This is such a refreshing take on Adelaide Hills Shiraz from Travis. The Agori wines are all about freshness and simplicity, with this medium bodied and super juicy red so good chilled down. The labels have been designed by Stephanie Morrison with artwork by Natalie Ryan.
Wine: Jannis Riesling 2021
Label: Harriet Wilson
Luke Andree makes some pretty forward thinking expressions of lutruwita fruit. This wine is such an interesting take on Tamar Valley Riesling, with heaps of skin contact giving it loads of texture and complexity and it’s just so good with the food coming out of the Pilot kitchen.
It was Harriet’s artwork on the new riesling label that prompted this whole idea of a story, and its abstract design sits alone on the front of the bottle – a signature in itself.
Winemaker: MADA / Wine: Sui Generis series / Label: Charlie Murray and Cam Tidy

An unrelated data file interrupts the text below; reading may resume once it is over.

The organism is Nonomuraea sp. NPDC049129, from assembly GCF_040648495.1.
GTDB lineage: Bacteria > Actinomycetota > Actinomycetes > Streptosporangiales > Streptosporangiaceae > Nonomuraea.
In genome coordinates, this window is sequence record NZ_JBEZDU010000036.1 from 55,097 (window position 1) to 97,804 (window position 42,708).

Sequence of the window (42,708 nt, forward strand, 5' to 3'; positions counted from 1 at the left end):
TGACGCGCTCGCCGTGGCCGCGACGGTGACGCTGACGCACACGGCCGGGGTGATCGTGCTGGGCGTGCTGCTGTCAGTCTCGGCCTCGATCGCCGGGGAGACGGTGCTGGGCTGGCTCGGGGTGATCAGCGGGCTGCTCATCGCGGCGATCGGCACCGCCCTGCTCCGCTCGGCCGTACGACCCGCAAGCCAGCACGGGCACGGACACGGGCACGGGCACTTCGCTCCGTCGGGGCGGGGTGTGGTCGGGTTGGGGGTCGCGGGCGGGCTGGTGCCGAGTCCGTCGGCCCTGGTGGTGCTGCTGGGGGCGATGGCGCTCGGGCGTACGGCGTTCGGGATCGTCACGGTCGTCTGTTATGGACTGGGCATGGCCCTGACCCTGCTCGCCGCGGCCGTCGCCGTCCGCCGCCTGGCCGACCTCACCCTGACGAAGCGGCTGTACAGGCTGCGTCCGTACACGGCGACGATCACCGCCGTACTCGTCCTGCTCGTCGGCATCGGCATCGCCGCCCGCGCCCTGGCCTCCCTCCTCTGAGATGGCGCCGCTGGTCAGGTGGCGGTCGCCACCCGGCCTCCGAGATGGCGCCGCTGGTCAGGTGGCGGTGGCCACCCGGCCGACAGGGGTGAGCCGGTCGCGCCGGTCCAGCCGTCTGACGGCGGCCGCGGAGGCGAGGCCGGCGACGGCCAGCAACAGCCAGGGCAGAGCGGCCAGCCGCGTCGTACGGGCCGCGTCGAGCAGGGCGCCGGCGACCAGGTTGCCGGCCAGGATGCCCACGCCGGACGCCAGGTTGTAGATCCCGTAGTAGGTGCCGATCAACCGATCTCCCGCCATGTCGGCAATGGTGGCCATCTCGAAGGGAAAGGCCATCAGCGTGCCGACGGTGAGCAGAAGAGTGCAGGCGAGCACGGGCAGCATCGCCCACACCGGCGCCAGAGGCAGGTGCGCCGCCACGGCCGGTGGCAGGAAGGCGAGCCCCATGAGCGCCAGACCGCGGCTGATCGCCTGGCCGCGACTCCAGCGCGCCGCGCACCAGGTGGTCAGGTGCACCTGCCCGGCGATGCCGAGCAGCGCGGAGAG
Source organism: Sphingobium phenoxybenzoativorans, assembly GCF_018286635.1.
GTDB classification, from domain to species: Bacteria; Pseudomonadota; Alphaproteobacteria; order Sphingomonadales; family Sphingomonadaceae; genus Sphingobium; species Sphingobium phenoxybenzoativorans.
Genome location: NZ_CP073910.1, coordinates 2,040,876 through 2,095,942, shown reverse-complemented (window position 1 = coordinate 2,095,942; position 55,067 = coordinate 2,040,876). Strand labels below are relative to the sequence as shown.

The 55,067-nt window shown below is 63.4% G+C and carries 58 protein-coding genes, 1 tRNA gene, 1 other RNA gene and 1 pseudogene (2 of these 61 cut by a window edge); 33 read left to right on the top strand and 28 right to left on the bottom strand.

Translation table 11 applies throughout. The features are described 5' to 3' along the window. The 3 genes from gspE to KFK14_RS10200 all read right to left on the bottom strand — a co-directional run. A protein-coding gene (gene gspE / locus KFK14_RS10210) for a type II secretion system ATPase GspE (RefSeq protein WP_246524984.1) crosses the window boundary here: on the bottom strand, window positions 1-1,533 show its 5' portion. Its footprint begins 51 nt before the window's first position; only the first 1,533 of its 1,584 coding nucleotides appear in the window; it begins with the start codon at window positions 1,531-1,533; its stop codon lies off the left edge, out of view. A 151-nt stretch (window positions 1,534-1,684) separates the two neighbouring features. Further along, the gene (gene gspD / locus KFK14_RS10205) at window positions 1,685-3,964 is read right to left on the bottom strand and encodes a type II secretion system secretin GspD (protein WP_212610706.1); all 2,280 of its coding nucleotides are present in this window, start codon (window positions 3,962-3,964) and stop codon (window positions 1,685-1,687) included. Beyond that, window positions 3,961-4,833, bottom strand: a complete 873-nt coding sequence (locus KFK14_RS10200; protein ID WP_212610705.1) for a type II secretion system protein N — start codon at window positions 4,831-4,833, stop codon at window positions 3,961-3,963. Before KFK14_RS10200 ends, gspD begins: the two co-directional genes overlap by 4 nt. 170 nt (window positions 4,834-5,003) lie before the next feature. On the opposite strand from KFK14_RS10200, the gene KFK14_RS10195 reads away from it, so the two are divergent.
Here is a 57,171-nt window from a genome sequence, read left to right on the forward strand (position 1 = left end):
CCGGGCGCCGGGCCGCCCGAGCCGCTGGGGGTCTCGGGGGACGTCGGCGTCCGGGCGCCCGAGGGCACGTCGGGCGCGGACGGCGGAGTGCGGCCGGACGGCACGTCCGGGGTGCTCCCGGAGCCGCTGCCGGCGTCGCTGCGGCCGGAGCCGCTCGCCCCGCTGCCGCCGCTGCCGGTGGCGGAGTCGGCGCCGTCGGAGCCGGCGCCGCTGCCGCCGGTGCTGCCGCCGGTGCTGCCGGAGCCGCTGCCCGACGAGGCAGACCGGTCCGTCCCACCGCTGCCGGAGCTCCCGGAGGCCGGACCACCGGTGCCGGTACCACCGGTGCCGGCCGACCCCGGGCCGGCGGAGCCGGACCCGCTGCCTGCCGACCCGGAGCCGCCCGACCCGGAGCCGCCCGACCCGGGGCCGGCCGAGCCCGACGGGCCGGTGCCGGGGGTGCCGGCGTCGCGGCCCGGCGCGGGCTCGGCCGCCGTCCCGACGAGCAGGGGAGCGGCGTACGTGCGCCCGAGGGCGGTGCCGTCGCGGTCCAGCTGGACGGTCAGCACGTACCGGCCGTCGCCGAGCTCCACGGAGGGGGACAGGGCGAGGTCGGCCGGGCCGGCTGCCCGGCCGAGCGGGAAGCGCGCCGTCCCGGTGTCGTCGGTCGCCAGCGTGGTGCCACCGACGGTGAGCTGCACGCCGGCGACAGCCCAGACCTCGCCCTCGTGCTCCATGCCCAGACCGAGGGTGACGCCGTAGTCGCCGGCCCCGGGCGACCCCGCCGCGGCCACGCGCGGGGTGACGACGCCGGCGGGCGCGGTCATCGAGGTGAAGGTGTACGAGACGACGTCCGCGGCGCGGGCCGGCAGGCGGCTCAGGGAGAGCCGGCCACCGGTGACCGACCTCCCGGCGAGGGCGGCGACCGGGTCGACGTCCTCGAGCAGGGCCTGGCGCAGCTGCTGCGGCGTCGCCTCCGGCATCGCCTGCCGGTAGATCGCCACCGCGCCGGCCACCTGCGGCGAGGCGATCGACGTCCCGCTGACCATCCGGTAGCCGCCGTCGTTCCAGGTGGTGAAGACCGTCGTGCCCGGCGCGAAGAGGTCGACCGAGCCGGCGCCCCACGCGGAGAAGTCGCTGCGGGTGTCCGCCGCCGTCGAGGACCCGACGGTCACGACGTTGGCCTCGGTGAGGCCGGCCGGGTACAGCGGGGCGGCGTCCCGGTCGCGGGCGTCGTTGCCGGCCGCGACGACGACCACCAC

James also mentioned Canberra winemaker Hamish Young’s passion for working with other creatives. For MADA wines’ Sui Generis series 2020 vintage, he says: ‘With each wine we build new friendships through collaborations with local creatives on labels.’
Working with Charlie Murray, and Cam Tidy of Fine Works, their website describes: ‘A non-standard label for a non-standard wine. Sui VI is a complex drop, equal parts playful and refined. Our creative direction embodies this duality in a tactile design that starts tapping your senses from the moment you start interacting.
‘The overwhelming characteristic of this wine for us was its smoothness. We naturally gravitated towards using an organic shape that holds hands with the typography as it flows around the bottle. It was the perfect case of an open brief with Hamish simply saying, “go to town on this one guys”. So that’s what you’re looking at – the result of freedom in creative expression and a collaboration that was as fun to roll out as it is to drink.’